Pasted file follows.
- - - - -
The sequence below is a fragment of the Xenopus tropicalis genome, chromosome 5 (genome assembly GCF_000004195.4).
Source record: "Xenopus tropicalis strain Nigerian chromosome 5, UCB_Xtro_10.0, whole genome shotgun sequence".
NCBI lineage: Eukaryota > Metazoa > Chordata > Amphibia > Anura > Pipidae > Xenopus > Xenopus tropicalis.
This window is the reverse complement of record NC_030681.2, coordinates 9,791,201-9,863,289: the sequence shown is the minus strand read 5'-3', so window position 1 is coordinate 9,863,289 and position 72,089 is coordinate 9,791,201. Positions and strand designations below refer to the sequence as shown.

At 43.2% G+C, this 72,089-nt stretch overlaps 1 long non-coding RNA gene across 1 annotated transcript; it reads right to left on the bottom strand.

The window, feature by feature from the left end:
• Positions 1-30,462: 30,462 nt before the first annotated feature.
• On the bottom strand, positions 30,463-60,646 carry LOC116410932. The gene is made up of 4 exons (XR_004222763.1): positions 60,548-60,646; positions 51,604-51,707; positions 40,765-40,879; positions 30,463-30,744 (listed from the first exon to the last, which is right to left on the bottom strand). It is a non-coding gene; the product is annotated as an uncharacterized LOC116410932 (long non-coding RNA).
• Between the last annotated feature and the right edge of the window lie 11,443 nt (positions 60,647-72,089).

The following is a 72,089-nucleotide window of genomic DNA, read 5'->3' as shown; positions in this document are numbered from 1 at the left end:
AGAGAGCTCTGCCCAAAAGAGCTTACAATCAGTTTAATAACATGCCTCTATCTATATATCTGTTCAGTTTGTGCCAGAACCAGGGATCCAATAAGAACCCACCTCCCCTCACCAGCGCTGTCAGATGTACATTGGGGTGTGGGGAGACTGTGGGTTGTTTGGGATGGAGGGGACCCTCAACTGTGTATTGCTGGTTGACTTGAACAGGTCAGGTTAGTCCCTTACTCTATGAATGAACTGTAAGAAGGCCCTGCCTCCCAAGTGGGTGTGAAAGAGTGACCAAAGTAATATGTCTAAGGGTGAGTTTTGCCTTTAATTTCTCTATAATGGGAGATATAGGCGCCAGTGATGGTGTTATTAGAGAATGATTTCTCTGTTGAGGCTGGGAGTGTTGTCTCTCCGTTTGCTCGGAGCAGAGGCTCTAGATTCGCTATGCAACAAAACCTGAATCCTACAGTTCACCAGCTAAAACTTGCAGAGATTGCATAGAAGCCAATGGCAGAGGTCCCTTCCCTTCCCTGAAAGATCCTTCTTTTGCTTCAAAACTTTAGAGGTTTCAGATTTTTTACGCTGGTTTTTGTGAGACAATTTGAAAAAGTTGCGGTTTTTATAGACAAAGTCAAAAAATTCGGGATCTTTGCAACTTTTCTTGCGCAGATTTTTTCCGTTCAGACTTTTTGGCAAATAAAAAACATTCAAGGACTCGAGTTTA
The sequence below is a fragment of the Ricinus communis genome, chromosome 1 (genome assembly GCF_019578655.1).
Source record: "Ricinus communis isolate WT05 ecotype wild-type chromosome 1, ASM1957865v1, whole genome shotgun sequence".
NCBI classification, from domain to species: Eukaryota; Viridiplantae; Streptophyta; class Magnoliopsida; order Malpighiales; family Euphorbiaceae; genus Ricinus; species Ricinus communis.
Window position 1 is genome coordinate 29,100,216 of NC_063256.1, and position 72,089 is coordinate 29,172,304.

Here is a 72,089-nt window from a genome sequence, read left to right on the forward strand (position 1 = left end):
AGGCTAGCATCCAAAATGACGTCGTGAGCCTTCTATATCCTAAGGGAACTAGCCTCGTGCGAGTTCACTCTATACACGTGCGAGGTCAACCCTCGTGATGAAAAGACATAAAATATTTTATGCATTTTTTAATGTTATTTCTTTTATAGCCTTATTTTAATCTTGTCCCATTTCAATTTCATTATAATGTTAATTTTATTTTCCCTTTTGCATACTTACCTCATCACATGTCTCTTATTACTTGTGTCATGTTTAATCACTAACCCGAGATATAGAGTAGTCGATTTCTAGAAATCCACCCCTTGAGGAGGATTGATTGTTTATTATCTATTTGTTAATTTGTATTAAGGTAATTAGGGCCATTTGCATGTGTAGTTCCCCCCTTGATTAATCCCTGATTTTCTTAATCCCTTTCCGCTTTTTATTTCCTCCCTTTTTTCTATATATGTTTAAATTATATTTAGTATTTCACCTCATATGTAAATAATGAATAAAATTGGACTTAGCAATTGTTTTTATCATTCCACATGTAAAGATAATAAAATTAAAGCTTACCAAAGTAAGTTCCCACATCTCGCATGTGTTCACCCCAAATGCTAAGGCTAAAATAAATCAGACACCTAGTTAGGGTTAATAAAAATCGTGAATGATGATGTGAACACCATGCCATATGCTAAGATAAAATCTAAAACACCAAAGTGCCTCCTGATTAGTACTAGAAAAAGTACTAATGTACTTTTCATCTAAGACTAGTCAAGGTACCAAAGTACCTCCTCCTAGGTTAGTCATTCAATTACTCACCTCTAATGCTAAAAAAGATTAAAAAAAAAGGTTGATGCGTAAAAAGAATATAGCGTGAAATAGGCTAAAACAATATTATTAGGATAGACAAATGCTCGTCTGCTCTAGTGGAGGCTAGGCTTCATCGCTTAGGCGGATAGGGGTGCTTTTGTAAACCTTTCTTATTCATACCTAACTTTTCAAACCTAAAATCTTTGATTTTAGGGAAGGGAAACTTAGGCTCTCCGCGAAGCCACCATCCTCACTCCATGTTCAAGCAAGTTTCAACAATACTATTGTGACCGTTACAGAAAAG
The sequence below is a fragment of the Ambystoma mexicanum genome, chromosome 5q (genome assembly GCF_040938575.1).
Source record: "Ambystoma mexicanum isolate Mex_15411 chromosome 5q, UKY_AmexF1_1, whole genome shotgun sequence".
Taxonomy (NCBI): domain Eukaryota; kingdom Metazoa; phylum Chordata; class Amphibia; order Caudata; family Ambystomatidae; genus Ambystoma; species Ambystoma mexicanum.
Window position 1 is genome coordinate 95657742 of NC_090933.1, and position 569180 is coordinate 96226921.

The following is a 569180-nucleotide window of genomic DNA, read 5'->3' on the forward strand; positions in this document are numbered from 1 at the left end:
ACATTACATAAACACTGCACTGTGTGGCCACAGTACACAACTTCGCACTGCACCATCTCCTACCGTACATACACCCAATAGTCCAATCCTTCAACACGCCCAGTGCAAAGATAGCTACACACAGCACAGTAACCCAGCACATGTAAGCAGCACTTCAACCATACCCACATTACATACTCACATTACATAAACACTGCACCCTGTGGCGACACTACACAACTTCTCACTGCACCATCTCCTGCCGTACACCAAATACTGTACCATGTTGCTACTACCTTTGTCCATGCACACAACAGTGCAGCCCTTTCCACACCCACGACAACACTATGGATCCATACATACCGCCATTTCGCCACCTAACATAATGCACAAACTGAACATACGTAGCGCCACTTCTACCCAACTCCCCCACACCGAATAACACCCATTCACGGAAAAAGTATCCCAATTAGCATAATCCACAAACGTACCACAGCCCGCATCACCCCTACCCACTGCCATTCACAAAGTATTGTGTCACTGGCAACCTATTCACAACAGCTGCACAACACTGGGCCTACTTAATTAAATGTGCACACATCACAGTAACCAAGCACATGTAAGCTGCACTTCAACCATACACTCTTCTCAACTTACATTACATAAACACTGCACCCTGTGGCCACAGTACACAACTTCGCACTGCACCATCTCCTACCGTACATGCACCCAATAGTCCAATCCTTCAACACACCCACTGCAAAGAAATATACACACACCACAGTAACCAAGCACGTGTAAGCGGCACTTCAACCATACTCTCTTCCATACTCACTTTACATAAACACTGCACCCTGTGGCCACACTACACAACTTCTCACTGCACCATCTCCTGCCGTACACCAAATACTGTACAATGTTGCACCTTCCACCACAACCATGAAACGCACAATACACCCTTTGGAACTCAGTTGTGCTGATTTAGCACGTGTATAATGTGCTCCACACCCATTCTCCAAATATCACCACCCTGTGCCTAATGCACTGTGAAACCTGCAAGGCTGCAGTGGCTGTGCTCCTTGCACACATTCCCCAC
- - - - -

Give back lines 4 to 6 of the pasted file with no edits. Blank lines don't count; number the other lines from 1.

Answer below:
This window is the reverse complement of record NC_030681.2, coordinates 9,791,201-9,863,289: the sequence shown is the minus strand read 5'-3', so window position 1 is coordinate 9,863,289 and position 72,089 is coordinate 9,791,201. Positions and strand designations below refer to the sequence as shown.

At 43.2% G+C, this 72,089-nt stretch overlaps 1 long non-coding RNA gene across 1 annotated transcript; it reads right to left on the bottom strand.

The window, feature by feature from the left end: